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Shedding in Cats

Shedding is a cat's natural process of losing dead hair. Outdoor cats may lose more hair in the spring and fall and retain more fur in the winter, while indoor cats can shed all year round. Regularly grooming your cat and vacuuming hair from your house should minimize the inconvenience of shedding. However, if you see bald patches in your cat's fur or notice a significant loss of hair, the underlying cause may be a health-related problem and should be investigated by a veterinarian.

What Would Make a Cat Shed Excessively?

A variety of medical, dietary and stress-related issues can cause your cat to lose more hair than is normal. If you notice he's losing an excessive amount of hair or has bald patches, please consult your veterinarian immediately. Your cat may be suffering from one of the following health issues:

  • Allergies
  • Ringworm
  • Bacterial infection
  • Fleas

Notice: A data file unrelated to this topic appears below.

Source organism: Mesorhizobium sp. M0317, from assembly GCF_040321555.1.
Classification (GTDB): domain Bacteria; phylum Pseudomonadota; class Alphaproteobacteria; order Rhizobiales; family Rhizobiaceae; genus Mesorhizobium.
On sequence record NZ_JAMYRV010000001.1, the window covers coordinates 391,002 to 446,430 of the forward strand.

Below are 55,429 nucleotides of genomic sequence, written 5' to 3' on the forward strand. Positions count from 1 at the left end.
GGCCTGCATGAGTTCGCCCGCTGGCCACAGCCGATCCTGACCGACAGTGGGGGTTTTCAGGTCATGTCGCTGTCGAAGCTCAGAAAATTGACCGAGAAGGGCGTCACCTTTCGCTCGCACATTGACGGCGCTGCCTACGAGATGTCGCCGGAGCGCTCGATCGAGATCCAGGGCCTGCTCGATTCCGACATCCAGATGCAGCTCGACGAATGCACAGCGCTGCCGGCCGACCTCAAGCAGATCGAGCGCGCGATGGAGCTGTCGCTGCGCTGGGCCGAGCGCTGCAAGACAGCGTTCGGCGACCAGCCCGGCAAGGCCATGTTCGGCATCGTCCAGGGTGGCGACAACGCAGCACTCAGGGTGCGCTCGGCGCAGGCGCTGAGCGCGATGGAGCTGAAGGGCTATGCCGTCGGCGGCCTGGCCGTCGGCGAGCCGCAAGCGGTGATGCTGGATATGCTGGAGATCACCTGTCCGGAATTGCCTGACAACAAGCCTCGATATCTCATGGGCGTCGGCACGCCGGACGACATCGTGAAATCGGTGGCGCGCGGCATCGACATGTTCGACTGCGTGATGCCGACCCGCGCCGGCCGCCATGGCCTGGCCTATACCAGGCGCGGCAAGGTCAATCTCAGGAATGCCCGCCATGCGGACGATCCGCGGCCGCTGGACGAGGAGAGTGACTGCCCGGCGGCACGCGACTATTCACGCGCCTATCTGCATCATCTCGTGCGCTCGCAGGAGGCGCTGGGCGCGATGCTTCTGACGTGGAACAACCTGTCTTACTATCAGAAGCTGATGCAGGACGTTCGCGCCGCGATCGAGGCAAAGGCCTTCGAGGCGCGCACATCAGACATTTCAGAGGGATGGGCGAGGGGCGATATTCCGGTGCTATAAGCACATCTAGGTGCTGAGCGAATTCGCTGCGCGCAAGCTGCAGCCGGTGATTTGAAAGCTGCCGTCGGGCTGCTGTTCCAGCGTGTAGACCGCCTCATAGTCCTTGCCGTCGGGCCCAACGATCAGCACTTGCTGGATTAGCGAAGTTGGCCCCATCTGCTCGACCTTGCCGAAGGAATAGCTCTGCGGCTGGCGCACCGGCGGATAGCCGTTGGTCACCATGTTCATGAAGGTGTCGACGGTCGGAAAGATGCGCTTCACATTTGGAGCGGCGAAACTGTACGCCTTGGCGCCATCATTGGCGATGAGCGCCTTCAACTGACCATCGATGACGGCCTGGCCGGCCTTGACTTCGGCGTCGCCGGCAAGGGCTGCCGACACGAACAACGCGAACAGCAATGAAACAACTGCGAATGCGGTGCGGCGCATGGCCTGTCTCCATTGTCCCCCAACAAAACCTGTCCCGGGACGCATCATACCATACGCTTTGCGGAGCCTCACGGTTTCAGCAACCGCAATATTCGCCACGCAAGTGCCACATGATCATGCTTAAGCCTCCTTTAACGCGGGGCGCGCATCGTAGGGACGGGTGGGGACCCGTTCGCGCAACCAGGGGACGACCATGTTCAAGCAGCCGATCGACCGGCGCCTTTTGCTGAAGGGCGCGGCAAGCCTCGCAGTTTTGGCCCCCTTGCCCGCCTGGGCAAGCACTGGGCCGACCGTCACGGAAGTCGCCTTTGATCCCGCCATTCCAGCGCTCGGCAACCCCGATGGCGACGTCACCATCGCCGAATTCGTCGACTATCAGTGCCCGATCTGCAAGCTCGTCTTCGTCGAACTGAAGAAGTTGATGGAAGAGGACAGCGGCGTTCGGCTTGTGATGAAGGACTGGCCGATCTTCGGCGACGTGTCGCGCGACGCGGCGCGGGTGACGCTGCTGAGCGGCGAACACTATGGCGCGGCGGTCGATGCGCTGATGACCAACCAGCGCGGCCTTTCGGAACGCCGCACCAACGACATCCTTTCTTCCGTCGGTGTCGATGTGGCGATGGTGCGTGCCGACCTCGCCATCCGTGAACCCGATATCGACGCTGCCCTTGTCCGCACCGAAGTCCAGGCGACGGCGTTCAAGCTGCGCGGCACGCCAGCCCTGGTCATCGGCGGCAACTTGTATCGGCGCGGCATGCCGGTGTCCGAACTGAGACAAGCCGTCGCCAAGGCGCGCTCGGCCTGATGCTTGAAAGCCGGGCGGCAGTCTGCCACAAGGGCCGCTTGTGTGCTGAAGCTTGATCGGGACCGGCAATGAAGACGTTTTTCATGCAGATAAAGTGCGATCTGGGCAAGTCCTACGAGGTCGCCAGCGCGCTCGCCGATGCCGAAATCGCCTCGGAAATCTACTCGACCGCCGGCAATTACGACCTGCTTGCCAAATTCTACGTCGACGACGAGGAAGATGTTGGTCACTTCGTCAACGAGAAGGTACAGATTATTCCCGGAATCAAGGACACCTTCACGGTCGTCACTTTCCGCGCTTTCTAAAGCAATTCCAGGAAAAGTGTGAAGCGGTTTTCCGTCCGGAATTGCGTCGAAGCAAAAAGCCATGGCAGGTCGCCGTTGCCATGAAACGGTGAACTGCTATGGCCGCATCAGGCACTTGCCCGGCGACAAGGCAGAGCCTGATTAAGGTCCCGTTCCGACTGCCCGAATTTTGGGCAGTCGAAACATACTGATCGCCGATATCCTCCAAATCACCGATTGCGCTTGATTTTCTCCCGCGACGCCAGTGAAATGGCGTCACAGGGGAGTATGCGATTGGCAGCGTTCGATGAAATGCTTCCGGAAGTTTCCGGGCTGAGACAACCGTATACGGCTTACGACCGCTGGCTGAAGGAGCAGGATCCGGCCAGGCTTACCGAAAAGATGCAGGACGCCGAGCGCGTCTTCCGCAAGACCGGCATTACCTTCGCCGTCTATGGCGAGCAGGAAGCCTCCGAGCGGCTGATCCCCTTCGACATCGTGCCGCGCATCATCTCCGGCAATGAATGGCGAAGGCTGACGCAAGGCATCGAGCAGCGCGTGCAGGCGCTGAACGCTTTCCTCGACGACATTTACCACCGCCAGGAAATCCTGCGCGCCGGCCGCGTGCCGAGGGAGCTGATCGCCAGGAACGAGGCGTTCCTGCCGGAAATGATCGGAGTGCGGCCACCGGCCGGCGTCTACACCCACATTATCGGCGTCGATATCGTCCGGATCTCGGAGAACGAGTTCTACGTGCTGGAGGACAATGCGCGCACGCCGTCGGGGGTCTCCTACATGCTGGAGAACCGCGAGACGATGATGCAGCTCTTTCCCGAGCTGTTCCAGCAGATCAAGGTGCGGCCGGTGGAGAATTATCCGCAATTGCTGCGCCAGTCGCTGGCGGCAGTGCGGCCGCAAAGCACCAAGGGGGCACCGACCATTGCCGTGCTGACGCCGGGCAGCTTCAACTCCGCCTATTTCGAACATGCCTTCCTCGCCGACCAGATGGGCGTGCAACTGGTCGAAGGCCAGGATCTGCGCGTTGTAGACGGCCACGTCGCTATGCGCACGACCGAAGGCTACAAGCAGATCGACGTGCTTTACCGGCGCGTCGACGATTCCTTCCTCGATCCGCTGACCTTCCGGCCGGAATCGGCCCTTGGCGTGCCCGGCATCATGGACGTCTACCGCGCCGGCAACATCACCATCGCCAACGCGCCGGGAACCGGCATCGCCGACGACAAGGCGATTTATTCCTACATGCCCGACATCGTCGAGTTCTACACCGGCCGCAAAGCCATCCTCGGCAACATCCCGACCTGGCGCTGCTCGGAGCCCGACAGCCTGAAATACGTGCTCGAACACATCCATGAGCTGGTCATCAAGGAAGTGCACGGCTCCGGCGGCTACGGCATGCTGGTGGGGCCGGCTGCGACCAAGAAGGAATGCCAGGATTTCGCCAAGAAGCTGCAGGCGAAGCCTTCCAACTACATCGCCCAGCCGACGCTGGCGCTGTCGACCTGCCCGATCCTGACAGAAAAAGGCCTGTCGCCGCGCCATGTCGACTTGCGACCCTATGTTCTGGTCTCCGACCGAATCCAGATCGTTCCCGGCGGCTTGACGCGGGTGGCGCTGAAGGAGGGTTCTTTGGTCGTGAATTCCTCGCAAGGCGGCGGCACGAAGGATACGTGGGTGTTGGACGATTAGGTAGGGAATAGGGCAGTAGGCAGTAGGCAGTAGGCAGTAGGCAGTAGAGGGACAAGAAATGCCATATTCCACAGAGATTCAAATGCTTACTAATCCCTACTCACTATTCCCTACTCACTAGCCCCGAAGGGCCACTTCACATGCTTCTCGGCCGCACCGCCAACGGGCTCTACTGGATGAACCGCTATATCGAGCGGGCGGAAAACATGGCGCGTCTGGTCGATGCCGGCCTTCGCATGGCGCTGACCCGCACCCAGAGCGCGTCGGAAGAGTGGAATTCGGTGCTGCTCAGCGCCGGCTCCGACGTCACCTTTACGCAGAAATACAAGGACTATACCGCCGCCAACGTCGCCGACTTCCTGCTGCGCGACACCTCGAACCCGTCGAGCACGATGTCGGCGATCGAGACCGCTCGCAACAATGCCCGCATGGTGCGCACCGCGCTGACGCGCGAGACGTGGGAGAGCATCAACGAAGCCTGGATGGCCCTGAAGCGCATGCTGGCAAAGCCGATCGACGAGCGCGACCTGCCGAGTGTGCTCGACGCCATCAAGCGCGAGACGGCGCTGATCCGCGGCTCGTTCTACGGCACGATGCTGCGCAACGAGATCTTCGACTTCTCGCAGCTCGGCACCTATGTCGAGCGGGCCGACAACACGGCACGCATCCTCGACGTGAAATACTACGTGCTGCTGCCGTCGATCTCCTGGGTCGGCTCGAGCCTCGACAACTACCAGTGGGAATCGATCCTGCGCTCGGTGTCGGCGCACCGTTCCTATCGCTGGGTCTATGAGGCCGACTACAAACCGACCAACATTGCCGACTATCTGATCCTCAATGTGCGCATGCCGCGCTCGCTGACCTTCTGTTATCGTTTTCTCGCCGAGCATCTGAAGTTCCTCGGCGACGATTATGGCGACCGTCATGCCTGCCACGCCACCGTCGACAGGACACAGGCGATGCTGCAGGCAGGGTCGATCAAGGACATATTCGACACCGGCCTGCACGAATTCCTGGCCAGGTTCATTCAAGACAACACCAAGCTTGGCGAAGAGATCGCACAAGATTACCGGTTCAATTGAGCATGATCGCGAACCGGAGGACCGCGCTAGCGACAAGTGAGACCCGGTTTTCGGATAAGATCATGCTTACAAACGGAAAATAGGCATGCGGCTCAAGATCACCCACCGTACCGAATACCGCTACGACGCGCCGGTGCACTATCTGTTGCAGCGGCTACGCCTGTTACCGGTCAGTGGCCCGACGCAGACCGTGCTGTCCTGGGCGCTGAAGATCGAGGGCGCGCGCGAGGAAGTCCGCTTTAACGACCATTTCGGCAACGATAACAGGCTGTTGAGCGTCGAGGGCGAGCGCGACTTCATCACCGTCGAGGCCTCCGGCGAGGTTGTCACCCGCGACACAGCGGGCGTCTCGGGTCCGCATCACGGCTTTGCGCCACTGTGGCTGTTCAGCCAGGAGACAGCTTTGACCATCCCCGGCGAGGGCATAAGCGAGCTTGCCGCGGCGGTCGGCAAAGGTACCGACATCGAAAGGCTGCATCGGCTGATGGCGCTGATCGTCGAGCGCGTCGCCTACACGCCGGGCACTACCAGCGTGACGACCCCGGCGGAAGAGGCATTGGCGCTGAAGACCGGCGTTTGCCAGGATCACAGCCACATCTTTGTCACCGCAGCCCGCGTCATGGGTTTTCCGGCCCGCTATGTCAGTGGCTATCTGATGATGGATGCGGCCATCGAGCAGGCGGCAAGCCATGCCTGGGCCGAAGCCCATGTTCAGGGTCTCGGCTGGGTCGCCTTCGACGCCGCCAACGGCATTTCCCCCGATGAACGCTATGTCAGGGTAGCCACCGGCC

• Hormonal imbalance such as hyperthyroidism
  • Poor diet
  • Stress
  • Certain medications
  • Pregnancy or lactation
  • Sunburn

When Is Shedding a Cause for Concern?

If your cat obsessively licks, bites or scratches, if he's losing patches of hair or stops to scratch or bite the same few spots persistently, then it's important you take him in for a veterinary exam. There may be a medical, dietary or stress-related issue that needs immediate attention.

How Can I Minimize My Cat's Shedding?

If your cat sheds a lot and your veterinarian has determined that there is no underlying medical cause, there are a few things you can do to minimize his hair loss:

  • Feed him a healthy, balanced diet.
  • Groom him regularly.
  • Examine your cat's skin and coat during your grooming sessions. Checking for hair loss, redness, bumps, cuts, fleas, ticks or other parasites will be a fast way to determine whether you need to go the vet to solve your pet's shedding.